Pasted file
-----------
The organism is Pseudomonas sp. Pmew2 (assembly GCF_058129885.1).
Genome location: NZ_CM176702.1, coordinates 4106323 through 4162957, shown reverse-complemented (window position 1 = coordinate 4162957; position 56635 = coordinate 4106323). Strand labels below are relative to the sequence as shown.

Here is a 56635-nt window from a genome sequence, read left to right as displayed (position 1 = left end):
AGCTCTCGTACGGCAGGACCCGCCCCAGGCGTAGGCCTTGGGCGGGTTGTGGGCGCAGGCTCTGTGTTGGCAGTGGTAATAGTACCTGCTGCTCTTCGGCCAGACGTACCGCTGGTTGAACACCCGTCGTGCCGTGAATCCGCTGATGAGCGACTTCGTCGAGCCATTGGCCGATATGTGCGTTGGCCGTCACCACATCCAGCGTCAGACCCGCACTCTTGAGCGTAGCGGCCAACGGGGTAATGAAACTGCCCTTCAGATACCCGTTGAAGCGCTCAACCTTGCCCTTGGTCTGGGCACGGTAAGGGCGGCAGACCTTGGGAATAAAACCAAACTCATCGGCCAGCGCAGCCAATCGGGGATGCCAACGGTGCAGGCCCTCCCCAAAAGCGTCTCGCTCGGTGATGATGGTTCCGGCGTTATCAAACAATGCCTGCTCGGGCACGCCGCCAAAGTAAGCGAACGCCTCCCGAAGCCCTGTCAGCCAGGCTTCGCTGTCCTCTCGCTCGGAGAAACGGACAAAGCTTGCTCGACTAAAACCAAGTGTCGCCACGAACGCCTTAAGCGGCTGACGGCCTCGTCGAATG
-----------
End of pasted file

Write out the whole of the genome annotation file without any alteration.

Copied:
The organism is Pseudomonas sp. Pmew2 (assembly GCF_058129885.1).
Genome location: NZ_CM176702.1, coordinates 4106323 through 4162957, shown reverse-complemented (window position 1 = coordinate 4162957; position 56635 = coordinate 4106323). Strand labels below are relative to the sequence as shown.

Here is a 56635-nt window from a genome sequence, read left to right as displayed (position 1 = left end):
AGCTCTCGTACGGCAGGACCCGCCCCAGGCGTAGGCCTTGGGCGGGTTGTGGGCGCAGGCTCTGTGTTGGCAGTGGTAATAGTACCTGCTGCTCTTCGGCCAGACGTACCGCTGGTTGAACACCCGTCGTGCCGTGAATCCGCTGATGAGCGACTTCGTCGAGCCATTGGCCGATATGTGCGTTGGCCGTCACCACATCCAGCGTCAGACCCGCACTCTTGAGCGTAGCGGCCAACGGGGTAATGAAACTGCCCTTCAGATACCCGTTGAAGCGCTCAACCTTGCCCTTGGTCTGGGCACGGTAAGGGCGGCAGACCTTGGGAATAAAACCAAACTCATCGGCCAGCGCAGCCAATCGGGGATGCCAACGGTGCAGGCCCTCCCCAAAAGCGTCTCGCTCGGTGATGATGGTTCCGGCGTTATCAAACAATGCCTGCTCGGGCACGCCGCCAAAGTAAGCGAACGCCTCCCGAAGCCCTGTCAGCCAGGCTTCGCTGTCCTCTCGCTCGGAGAAACGGACAAAGCTTGCTCGACTAAAACCAAGTGTCGCCACGAACGCCTTAAGCGGCTGACGGCCTCGTCGAATG